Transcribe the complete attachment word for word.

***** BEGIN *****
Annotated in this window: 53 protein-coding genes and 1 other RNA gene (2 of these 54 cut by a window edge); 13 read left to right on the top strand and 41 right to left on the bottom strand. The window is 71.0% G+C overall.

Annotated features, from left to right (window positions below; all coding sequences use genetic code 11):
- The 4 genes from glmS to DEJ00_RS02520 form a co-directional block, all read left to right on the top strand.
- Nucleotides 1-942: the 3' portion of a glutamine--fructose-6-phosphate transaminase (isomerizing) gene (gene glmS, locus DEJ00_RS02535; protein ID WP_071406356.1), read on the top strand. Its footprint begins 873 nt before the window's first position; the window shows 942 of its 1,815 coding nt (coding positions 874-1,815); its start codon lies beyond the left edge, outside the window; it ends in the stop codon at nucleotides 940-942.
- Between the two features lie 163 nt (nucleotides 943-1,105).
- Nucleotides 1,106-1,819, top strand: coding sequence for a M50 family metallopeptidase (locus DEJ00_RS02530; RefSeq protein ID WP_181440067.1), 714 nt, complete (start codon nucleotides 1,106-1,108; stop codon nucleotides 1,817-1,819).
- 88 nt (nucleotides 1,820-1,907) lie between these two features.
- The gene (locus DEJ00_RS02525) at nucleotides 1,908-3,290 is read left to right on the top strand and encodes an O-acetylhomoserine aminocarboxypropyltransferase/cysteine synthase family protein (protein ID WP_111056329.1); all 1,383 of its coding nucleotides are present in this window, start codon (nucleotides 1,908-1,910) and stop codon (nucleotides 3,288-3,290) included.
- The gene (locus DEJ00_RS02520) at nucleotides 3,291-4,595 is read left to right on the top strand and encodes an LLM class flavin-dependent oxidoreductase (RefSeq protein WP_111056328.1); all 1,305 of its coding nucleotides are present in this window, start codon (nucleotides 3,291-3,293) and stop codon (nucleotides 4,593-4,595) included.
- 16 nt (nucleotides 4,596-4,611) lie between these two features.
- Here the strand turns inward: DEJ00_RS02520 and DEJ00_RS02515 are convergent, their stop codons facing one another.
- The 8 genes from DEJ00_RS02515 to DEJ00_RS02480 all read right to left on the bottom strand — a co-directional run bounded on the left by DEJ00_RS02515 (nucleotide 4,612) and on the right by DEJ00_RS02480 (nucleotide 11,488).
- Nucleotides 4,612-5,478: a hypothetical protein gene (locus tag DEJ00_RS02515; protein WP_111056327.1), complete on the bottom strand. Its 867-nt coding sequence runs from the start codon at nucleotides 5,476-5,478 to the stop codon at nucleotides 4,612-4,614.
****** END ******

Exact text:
Annotated in this window: 53 protein-coding genes and 1 other RNA gene (2 of these 54 cut by a window edge); 13 read left to right on the top strand and 41 right to left on the bottom strand. The window is 71.0% G+C overall.

Annotated features, from left to right (window positions below; all coding sequences use genetic code 11):
- The 4 genes from glmS to DEJ00_RS02520 form a co-directional block, all read left to right on the top strand.
- Nucleotides 1-942: the 3' portion of a glutamine--fructose-6-phosphate transaminase (isomerizing) gene (gene glmS, locus DEJ00_RS02535; protein ID WP_071406356.1), read on the top strand. Its footprint begins 873 nt before the window's first position; the window shows 942 of its 1,815 coding nt (coding positions 874-1,815); its start codon lies beyond the left edge, outside the window; it ends in the stop codon at nucleotides 940-942.
- Between the two features lie 163 nt (nucleotides 943-1,105).
- Nucleotides 1,106-1,819, top strand: coding sequence for a M50 family metallopeptidase (locus DEJ00_RS02530; RefSeq protein ID WP_181440067.1), 714 nt, complete (start codon nucleotides 1,106-1,108; stop codon nucleotides 1,817-1,819).
- 88 nt (nucleotides 1,820-1,907) lie between these two features.
- The gene (locus DEJ00_RS02525) at nucleotides 1,908-3,290 is read left to right on the top strand and encodes an O-acetylhomoserine aminocarboxypropyltransferase/cysteine synthase family protein (protein ID WP_111056329.1); all 1,383 of its coding nucleotides are present in this window, start codon (nucleotides 1,908-1,910) and stop codon (nucleotides 3,288-3,290) included.
- The gene (locus DEJ00_RS02520) at nucleotides 3,291-4,595 is read left to right on the top strand and encodes an LLM class flavin-dependent oxidoreductase (RefSeq protein WP_111056328.1); all 1,305 of its coding nucleotides are present in this window, start codon (nucleotides 3,291-3,293) and stop codon (nucleotides 4,593-4,595) included.
- 16 nt (nucleotides 4,596-4,611) lie between these two features.
- Here the strand turns inward: DEJ00_RS02520 and DEJ00_RS02515 are convergent, their stop codons facing one another.
- The 8 genes from DEJ00_RS02515 to DEJ00_RS02480 all read right to left on the bottom strand — a co-directional run bounded on the left by DEJ00_RS02515 (nucleotide 4,612) and on the right by DEJ00_RS02480 (nucleotide 11,488).
- Nucleotides 4,612-5,478: a hypothetical protein gene (locus tag DEJ00_RS02515; protein WP_111056327.1), complete on the bottom strand. Its 867-nt coding sequence runs from the start codon at nucleotides 5,476-5,478 to the stop codon at nucleotides 4,612-4,614.